|Titles||The Ghost World|
The Space Between Spaces
|Sphere||Inner Sphere (Transitive)|
|Denizens||Animate dreams, night hags, phase spiders, xill, undead|
|Description||Transitive plane that links the planes of the Inner Sphere|
|Images of Ethereal Plane|
Source: Planar Adventures, pg(s). 94–99
The Ethereal Plane is a transitive plane that borders the Material, Shadow, and Elemental planes, as well as the First World. It also hosts emotional forces relevant to psychic magic.
As it intrudes into all of its neighbors, the Astral Plane can be used for travel between them. On the plane's borders, a traveler can peer into the neighboring reality, although the view is obscured as if looking through a cloudy pane of glass.
This plane has very little of what most natives of Golarion would call geography. It is a place of ever-shifting mists with little hard matter to obstruct the traveler. Near its borders, one can peer into the neighboring planes and easily move back and forth, provided one has that ability. Travelers from these other planes often momentarily step into the Ethereal Plane via magic to bypass dangers or solid matter. There are also places within the Ethereal Plane where the borders between the planes grow thin due to natural variation or the effects of magic.
There is no gravity in the Ethereal Plane. Time passes at the same perceived rate as on the Material Plane, and the permanence of matter (what relatively little exists in the In-Between) is the same on the Ethereal and Material planes.
Magic behaves similarly with few exceptions. Certain spells cast on the Material Plane that generate magical force, as well as certain abjuration spells, can affect ethereal beings in the same relative location. However, spells cast from the Ethereal Plane do not affect the Material Plane in the same manner.
Long ago, the goddess Desna is said to have accidentally freed the god Ghlaunder from his cocoon that was floating in the Ethereal.
Connection to dreams
When mortals of the Material Plane dream, their consciousnesses drift into the Ethereal, warping its reality within a place called the Dimension of Dreams. Imagined places and people are created in tangible forms out of the misty substance of the plane. Because of this, the fabrications of nightmares can be a threat to travelers on the Ethereal Plane, as these places and creatures act in a manner consistent with the dreamer's worst fears. The indigenous night hags prey on dreamers, collecting these dreams and haunting the dreamers until they have captured their souls.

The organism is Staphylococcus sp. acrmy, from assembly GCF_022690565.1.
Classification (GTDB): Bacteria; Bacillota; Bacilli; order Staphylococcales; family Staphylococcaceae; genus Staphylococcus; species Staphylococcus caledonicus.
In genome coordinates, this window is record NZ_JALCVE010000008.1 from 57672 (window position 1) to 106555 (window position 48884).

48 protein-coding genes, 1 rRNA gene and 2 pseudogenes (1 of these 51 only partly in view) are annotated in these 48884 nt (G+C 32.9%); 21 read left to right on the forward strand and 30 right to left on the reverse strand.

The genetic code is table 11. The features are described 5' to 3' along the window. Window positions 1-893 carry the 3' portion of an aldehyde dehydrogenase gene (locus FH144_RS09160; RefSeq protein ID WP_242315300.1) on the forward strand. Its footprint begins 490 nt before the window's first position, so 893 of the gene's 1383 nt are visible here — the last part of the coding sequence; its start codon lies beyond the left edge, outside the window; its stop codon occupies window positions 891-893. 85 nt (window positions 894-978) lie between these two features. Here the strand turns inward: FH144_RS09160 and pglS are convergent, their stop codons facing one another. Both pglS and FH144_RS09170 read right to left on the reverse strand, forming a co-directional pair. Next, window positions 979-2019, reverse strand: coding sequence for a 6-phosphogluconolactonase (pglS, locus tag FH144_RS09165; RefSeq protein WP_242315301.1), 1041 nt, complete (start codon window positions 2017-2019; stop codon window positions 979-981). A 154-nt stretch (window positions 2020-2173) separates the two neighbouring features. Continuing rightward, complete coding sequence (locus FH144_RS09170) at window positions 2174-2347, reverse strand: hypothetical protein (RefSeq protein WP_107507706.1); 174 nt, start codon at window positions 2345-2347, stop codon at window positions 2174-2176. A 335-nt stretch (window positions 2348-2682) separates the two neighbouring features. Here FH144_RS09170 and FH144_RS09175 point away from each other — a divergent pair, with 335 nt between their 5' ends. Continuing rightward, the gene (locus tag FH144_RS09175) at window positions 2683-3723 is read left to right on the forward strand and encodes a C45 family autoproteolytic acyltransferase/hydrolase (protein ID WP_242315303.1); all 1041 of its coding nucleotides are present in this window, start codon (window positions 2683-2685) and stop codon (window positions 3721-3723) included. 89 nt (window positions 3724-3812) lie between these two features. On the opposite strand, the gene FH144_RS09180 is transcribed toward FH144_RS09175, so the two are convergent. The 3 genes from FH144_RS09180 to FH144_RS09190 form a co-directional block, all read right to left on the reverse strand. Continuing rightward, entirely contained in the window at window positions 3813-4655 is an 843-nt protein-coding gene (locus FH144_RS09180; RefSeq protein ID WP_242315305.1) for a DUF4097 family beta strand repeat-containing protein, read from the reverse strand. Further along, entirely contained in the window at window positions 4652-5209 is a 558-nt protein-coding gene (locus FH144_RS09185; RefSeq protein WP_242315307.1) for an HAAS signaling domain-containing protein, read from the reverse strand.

Special magic can pierce the veil of churning dreamscapes and access the Dimension of Dreams itself.
The Ethereal Plane is home to phantasmal creatures such as ghosts, as well as things born from the dreams of mortals. It is also the home of night hags and the xill.
Places of interest
There are rumors and legends that there are additional portals within the Ethereal Plane connecting it to a variety of places, including other worlds within the Material or Shadow planes and places within the Outer Sphere. Other myths tell of a pocket plane created by the gods in which they deposited their beloved mistakes of creation.
For additional resources, see the Meta page.
- ↑ 1.0 1.1 1.2 1.3 1.4 Erik Mona et al. (2008). Campaign Setting, p. 180. Paizo Publishing, LLC. ISBN 978-1-60125-112-1
- ↑ 2.0 2.1 2.2 2.3 James Jacobs et al. (2011). The Inner Sea World Guide, p. 239. Paizo Publishing, LLC. ISBN 978-1-60125-269-2
- ↑ 3.0 3.1 3.2 Jason Bulmahn et al. (2015). Occult Adventures, p. 240. Paizo Inc.
- ↑ 4.0 4.1 4.2 Robert Brookes et al. (2018). Planar Adventures, p. 94. Paizo Inc. ISBN 978-1-64078-044-6
- ↑ Robert Brookes et al. (2018). Planar Adventures, p. 95. Paizo Inc. ISBN 978-1-64078-044-6
- ↑ James Jacobs et al. (2011). The Inner Sea World Guide, p. 228. Paizo Publishing, LLC. ISBN 978-1-60125-269-2
- ↑ 7.0 7.1 Amber Stewart. (2009). The Great Beyond: A Guide to the Multiverse, p. 11–12. Paizo Publishing, LLC. ISBN 978-1-60125-167-1
- ↑ Jason Bulmahn. (2009). Bestiary (First Edition), p. 215. Paizo Publishing, LLC. ISBN 978-1-60125-183-1
- ↑ Amber Stewart. (2009). The Great Beyond: A Guide to the Multiverse, p. 50. Paizo Publishing, LLC. ISBN 978-1-60125-167-1